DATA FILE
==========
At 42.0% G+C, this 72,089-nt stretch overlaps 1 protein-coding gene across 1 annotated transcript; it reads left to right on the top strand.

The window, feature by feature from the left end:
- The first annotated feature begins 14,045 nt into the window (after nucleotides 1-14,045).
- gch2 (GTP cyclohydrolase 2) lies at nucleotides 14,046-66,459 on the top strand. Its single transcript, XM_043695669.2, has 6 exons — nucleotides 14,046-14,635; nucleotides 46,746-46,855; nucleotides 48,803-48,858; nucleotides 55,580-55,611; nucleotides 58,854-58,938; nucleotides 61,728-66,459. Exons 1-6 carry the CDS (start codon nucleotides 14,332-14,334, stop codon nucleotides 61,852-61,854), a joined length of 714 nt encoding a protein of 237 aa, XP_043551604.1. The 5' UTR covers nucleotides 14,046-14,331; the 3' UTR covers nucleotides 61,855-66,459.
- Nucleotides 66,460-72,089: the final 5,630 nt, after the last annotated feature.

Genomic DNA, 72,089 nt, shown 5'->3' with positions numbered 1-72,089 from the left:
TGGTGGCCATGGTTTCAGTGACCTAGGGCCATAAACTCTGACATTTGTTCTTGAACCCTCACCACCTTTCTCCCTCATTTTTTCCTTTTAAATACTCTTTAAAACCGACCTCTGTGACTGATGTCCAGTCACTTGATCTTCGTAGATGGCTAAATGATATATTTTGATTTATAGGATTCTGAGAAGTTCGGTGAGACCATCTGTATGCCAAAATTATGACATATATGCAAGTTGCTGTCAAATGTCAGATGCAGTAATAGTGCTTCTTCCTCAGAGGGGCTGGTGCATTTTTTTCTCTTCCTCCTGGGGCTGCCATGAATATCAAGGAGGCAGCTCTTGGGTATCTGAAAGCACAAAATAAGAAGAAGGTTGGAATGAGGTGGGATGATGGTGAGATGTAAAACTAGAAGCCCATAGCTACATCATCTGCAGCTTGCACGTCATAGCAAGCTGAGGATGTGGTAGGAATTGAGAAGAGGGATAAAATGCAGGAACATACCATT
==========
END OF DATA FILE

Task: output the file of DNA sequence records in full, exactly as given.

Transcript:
At 42.0% G+C, this 72,089-nt stretch overlaps 1 protein-coding gene across 1 annotated transcript; it reads left to right on the top strand.

The window, feature by feature from the left end:
- The first annotated feature begins 14,045 nt into the window (after nucleotides 1-14,045).
- gch2 (GTP cyclohydrolase 2) lies at nucleotides 14,046-66,459 on the top strand. Its single transcript, XM_043695669.2, has 6 exons — nucleotides 14,046-14,635; nucleotides 46,746-46,855; nucleotides 48,803-48,858; nucleotides 55,580-55,611; nucleotides 58,854-58,938; nucleotides 61,728-66,459. Exons 1-6 carry the CDS (start codon nucleotides 14,332-14,334, stop codon nucleotides 61,852-61,854), a joined length of 714 nt encoding a protein of 237 aa, XP_043551604.1. The 5' UTR covers nucleotides 14,046-14,331; the 3' UTR covers nucleotides 61,855-66,459.
- Nucleotides 66,460-72,089: the final 5,630 nt, after the last annotated feature.

Genomic DNA, 72,089 nt, shown 5'->3' with positions numbered 1-72,089 from the left:
TGGTGGCCATGGTTTCAGTGACCTAGGGCCATAAACTCTGACATTTGTTCTTGAACCCTCACCACCTTTCTCCCTCATTTTTTCCTTTTAAATACTCTTTAAAACCGACCTCTGTGACTGATGTCCAGTCACTTGATCTTCGTAGATGGCTAAATGATATATTTTGATTTATAGGATTCTGAGAAGTTCGGTGAGACCATCTGTATGCCAAAATTATGACATATATGCAAGTTGCTGTCAAATGTCAGATGCAGTAATAGTGCTTCTTCCTCAGAGGGGCTGGTGCATTTTTTTCTCTTCCTCCTGGGGCTGCCATGAATATCAAGGAGGCAGCTCTTGGGTATCTGAAAGCACAAAATAAGAAGAAGGTTGGAATGAGGTGGGATGATGGTGAGATGTAAAACTAGAAGCCCATAGCTACATCATCTGCAGCTTGCACGTCATAGCAAGCTGAGGATGTGGTAGGAATTGAGAAGAGGGATAAAATGCAGGAACATACCATT